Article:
Where he worked in the middle of an industrial park, Alan Tan tend to a lush organic garden of amazing edibles. He grew a variety of gourds, beans, melons, pumpkins, papaya, dragon fruits, okras etc so well that he often shared his vegetables with colleagues, passers-by and every visitor to his garden.

Awesome Urban Farmers in Singapore

Alan Tan’s organic edibles garden

Awesome urban farmers

Alan Tan’s cucumbers

Singapore amazing private gardens

Jan 6 2016 – small bittergourds like these are claimed to treat blood disorder n diabetics

Amazing private gardens in Singapore

I liked it that Alan Tan recycled used construction materials to grow his crops. This is such a good idea for climbing plants!

Amazing private gardens in Singapore

Alan Tan’s bitter guords

Singapore awesome gardeners and amazing private gardens

Dec 2015 – Look at the size of this bitter gourd from Alan Tan’s Boon Keng site!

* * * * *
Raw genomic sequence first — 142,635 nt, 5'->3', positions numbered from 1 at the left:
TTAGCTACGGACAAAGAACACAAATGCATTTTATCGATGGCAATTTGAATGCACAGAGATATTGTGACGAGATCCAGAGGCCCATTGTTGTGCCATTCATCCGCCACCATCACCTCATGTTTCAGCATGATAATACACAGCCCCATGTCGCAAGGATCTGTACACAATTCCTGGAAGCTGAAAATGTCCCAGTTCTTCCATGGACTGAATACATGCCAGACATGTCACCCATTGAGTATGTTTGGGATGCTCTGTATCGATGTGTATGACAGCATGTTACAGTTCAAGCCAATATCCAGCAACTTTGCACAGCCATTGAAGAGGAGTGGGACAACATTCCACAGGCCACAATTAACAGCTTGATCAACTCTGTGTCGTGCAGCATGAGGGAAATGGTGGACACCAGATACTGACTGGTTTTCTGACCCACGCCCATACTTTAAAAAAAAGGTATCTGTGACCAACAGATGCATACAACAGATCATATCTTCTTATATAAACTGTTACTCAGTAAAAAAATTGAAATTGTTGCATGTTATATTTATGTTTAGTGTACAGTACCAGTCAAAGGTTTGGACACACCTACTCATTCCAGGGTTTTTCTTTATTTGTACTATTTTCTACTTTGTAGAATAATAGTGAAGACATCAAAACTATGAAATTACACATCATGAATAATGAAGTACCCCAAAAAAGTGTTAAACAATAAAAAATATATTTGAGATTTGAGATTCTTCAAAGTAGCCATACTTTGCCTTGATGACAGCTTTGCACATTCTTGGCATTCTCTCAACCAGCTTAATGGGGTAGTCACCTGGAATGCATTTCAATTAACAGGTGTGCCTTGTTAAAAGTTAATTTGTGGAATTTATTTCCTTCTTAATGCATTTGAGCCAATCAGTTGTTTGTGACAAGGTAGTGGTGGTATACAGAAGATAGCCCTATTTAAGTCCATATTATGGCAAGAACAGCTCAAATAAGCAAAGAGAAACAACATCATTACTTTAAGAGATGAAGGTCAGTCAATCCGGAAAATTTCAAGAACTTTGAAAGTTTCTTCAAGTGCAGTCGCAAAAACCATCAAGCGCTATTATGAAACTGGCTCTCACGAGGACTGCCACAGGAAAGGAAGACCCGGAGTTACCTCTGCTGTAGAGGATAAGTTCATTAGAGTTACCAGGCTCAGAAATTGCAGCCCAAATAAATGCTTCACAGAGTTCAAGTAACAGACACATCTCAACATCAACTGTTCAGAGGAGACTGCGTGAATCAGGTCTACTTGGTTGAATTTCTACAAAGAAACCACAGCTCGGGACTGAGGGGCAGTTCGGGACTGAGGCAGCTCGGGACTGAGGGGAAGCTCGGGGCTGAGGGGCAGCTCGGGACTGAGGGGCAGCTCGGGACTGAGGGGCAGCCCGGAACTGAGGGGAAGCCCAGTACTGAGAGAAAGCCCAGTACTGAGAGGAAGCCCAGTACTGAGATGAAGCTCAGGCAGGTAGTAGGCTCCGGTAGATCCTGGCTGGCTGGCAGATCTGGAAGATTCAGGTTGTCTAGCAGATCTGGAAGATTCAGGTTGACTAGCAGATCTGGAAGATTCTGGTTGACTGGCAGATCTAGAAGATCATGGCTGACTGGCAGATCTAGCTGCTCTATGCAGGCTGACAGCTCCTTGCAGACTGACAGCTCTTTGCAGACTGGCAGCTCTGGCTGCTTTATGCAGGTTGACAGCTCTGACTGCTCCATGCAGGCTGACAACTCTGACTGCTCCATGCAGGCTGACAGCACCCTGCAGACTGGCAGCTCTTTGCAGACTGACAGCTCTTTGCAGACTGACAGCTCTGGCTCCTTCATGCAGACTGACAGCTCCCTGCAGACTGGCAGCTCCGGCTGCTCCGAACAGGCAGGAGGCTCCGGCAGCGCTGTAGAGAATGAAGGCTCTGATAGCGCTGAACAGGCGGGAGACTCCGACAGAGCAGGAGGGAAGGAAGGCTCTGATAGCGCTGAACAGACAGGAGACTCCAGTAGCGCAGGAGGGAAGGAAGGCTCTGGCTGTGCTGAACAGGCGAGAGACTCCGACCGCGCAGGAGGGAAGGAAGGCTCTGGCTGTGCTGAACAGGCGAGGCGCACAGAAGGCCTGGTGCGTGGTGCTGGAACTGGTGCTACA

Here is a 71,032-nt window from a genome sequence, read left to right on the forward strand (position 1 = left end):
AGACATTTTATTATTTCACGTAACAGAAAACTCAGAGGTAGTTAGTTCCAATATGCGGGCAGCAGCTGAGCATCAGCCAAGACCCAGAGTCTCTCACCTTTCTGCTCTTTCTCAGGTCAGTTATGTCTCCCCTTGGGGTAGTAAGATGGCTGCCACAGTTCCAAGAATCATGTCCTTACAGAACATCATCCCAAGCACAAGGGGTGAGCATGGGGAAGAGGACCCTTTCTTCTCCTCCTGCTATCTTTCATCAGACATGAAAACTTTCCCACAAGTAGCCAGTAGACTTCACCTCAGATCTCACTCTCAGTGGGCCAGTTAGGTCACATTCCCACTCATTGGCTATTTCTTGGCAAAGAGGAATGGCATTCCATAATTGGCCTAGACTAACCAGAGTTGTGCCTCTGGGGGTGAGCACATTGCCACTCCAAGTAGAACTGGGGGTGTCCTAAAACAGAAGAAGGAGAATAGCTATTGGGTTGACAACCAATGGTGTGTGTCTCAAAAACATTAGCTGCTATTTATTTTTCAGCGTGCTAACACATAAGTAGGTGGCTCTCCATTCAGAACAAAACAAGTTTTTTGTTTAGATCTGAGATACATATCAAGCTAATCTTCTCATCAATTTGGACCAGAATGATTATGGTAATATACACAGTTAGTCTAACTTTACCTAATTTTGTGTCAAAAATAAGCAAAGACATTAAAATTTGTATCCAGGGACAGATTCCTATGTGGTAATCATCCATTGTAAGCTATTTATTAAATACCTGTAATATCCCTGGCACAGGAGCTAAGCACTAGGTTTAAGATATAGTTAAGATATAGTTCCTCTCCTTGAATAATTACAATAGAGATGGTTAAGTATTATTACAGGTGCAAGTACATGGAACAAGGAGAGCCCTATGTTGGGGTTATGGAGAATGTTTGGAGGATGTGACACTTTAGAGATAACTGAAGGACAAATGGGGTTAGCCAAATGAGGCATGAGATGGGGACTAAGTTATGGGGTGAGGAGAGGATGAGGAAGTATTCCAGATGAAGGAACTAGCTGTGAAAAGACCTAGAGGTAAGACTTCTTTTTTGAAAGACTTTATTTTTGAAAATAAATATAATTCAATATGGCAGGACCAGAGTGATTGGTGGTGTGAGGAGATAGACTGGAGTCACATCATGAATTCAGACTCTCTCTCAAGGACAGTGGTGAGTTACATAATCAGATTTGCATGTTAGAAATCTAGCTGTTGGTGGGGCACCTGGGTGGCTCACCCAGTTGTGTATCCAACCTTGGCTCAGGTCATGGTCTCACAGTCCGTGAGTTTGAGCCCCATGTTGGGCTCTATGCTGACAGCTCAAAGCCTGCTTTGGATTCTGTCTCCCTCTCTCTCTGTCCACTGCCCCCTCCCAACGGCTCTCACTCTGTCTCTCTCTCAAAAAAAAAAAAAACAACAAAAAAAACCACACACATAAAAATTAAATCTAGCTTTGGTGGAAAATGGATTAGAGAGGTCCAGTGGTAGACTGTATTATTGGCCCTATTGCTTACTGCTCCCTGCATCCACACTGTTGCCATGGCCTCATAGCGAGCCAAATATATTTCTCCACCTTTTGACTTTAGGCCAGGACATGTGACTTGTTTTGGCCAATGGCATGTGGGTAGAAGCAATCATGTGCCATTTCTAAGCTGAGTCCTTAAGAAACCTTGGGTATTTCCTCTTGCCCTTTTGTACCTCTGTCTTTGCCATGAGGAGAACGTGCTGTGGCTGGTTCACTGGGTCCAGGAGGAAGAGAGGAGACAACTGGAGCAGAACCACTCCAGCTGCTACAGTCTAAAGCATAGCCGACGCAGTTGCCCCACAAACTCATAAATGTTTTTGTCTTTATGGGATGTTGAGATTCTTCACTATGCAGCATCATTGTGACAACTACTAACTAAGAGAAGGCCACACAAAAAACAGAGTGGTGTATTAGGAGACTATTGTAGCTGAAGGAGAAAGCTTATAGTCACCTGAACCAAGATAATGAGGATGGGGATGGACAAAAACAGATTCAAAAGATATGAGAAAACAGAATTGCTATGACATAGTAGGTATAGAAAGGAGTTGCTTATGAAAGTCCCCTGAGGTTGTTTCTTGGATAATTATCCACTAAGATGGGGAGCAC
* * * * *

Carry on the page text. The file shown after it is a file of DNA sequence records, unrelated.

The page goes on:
Amazing private gardens in Singapore

Sept 15 2015 – Regina Fok from USA, was awed by Alan amazing garden!

Singapore amazing private gardens

Can’t believed this is in the middle of an industrial park in Singapore, right?

Amazing edibles gardens in Singapore

Oct 16 2015 – Snake gourds

Singapore awesome gardeners and amazing private gardens

Dec 4 2015 – Alan’s Japanese Melons

Singapore awesome gardeners and amazing private gardens

Jan 18 2016 – Many types of long beans are also grown here (Alan Tan)

Singapore awesome gardeners and amazing private gardens

Dec 21 2015 – Another variety of long beans from Alan Tan’s garden

Singapore awesome gardeners and amazing private gardens

Dec 26 2015 – Alan Tan’s Long beans